The Barbra Streisand TV Specials

Barbra Streisand’s Five Classic Early Tv Specials Presented In Warner Strategic Markting’s Box-Set.

The five Barbra Streisand early career TV specials, which confirmed for critics and public alike that she would be the music world’s most legendary female entertainer for many decades, have been gathered into an historic DVD box-set by Warner Strategic Marketing. For over forty years Streisand’s accomplishments in the recording field, in film and television and on stage have set virtually unbreakable records, and it was these early television specials that previewed for national audiences the unparalleled range of talent and originality that would distinguish her as both a legend and a trailblazer.

On display in the award-winning specials are not only the multi-Grammy-winning Voice of the Century, the unique comic and dramatic acting flair that earned her both Oscar and Tony, but also the exquisite taste, showmanship and visual inspiration that would make her a leading film director and producer and would establish records in the world of concert performance. Those first five specials, for which the young star, barely into her twenties, was so wisely given full creative control, were and remain a thrilling introduction to all of her varied talents.

Disc One: MY NAME IS BARBRA (1965)
Filmed in glorious black-and-white, Barbra’s first television special in 1965 is a classic in every sense of the word. Reviewers waxed ecstatic with praise. United Press International proclaimed, “ . . . a pinnacle moment of American show business, in any form, in any period. She is so great, it is shocking . . . she may well be the most supremely talented and complete popular entertainer this country has ever produced.” My Name is Barbra won five Emmy Awards and the prestigious Peabody Award for Distinguished Achievement in Television.

Disc Two: COLOR ME BARBRA (1966)
Fresh from the overwhelming triumph MY NAME IS BARBRA, CBS network executives requested a follow-up special. It is a show business axiom that sequels generally fail to live up to the original, but in the case of COLOR ME BARBRA, the odds were most assuredly beaten by a wide margin. Filmed in spectacular color, this companion piece to her first special is one for the ages. The vibrant colors become a metaphor for imagination, inventiveness, fantasy, and sheer brilliance. Considered by many to be a “bookend” to MY NAME IS BARBRA – COLOR ME BARBRA is in every way the equal of its predecessor.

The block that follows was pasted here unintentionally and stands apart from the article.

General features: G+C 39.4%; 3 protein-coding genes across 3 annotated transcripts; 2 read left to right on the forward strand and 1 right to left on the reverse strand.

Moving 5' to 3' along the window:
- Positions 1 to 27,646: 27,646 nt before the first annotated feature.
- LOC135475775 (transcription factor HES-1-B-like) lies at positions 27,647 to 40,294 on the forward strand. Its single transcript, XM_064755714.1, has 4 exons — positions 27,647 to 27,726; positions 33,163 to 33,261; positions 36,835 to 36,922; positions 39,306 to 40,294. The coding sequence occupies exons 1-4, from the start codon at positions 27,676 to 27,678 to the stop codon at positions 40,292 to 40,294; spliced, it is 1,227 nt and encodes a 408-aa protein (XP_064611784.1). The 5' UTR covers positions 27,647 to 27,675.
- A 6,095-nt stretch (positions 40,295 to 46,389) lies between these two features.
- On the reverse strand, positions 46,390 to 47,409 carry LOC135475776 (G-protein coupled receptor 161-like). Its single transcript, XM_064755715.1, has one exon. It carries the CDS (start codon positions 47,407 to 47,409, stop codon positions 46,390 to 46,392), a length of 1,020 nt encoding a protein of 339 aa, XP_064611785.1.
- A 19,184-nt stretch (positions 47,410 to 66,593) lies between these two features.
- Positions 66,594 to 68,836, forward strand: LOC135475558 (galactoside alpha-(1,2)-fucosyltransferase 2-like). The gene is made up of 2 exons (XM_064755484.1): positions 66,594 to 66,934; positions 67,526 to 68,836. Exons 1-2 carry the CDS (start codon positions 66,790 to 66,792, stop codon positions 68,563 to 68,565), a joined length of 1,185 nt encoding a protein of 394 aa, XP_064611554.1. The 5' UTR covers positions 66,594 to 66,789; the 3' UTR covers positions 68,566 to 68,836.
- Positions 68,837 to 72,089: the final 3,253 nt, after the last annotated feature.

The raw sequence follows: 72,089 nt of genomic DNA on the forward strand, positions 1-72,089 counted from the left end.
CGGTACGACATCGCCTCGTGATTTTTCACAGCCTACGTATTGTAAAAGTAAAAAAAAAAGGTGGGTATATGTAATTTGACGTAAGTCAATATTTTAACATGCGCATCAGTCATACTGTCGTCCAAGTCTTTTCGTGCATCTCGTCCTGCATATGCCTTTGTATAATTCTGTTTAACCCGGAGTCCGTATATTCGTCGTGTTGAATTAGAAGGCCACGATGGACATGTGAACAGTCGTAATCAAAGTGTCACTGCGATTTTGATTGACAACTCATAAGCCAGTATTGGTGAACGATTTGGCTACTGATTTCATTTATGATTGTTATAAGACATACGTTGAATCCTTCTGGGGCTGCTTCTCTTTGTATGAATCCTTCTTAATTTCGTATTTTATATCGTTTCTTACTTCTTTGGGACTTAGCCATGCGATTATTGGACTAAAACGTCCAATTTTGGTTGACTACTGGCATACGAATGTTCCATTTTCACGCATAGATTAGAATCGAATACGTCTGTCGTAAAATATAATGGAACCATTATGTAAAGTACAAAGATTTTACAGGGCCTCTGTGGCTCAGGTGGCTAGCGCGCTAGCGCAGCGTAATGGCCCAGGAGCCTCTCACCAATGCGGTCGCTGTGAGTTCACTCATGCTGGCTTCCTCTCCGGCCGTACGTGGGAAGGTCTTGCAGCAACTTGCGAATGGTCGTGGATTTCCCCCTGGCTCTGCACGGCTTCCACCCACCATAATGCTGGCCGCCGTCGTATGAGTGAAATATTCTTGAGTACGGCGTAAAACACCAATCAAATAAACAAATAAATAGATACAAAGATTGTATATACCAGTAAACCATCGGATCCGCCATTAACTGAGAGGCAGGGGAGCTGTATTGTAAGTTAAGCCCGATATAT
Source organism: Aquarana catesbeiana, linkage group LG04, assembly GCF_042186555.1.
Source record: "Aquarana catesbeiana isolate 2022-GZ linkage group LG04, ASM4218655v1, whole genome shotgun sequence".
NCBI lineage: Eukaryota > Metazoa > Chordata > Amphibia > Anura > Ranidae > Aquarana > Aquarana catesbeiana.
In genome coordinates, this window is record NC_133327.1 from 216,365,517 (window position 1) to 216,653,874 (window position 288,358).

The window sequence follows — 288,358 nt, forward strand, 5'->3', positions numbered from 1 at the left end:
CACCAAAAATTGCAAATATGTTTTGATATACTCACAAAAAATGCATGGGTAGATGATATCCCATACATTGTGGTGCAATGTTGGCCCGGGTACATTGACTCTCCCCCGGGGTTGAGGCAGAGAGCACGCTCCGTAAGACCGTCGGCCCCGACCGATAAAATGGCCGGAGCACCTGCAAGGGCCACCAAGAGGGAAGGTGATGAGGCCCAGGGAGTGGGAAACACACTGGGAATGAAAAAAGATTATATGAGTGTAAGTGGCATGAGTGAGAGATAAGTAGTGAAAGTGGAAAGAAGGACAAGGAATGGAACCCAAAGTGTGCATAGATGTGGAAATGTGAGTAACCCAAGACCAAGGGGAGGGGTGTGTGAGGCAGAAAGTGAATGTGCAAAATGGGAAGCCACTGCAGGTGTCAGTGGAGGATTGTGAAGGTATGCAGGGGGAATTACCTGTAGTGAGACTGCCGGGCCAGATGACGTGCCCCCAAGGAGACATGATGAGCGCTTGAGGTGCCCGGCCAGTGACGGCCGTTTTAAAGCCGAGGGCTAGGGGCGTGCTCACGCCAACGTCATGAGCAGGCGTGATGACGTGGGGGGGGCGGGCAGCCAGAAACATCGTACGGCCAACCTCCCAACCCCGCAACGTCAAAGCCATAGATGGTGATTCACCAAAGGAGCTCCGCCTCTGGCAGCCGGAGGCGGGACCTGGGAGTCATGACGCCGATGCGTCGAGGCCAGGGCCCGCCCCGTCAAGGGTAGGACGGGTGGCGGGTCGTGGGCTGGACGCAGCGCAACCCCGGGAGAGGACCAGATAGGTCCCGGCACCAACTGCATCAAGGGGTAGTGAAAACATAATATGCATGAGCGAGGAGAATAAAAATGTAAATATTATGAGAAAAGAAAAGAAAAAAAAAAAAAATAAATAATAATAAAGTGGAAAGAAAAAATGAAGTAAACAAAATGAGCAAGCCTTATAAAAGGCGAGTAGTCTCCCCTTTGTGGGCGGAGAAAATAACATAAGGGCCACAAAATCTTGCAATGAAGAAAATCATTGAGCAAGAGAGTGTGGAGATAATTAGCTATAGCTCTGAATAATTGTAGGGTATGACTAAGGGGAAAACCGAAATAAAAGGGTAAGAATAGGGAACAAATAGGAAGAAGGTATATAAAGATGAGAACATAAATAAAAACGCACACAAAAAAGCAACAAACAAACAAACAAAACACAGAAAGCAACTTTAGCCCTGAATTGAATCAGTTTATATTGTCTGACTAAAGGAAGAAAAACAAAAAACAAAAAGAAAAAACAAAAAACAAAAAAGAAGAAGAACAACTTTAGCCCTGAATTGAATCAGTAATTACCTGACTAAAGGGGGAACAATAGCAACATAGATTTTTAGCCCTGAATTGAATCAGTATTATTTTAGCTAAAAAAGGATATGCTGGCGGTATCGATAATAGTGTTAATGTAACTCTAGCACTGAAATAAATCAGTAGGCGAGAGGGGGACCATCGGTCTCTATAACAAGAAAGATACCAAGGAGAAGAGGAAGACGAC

Disc Three: THE BELLE OF 14TH STREET (1967)
Barbra is the “top-billed act” in this affectionate tribute to turn of the century vaudeville. No detail was too small for this lovingly re-created world of a bygone era. Her first television special to feature guest-stars, THE BELLE OF 14TH STREET celebrates, in ways both comedic and heartfelt, “The Golden Age Of Song.” A marvelous showcase for such evergreens as Sophie Tucker’s “Some Of These Days,” “How About Me?” (written by “a new young talent” Irving Berlin ), the poignant “I’m Always Chasing Rainbows,” and the sublime “My Buddy”-all classics of the vaudeville era, reinvented by “the greatest star” of our time.

On the evening of June 17, 1967 , Barbra Streisand and 150,000 of the “luckiest people in the world” gathered together in Central Park ’s massive Sheep’s Meadow for a once-in-a-lifetime outdoor concert event. If New York were a kingdom, Barbra was its reigning queen. It was the most attended concert event of its time. Barbra turns the historic park into her own “backyard” as she performs signature hits like “He Touched Me,” “People,” “Second Hand Rose,” and “Happy Days Are Here Again.” An extraordinary evening with an audience . . . the star they came to see under an open sky in one of the most beautiful settings imaginable.

A multicultural musical potpourri, Barbra’s fifth television spectacular is her most adventurous. Performing a startling array of new songs and classic hits with genre-bending arrangements, BARBRA STREISAND . . . AND OTHER MUSICAL INSTRUMENTS is a feast for the eyes and ears. Starring the ultimate “musical instrument,” Barbra Streisand, together with over 150 musicians playing everything from the traditional violins, cellos, flutes, and oboes . . . to the more exotic kabuki woodblock, sitar, Chippewa tom-tom, sewing machine . . . saw . . . orange juice squeezer, and washing machine! Featuring the timeless duet of “Crying Time” with “Genius of Soul” Ray Charles.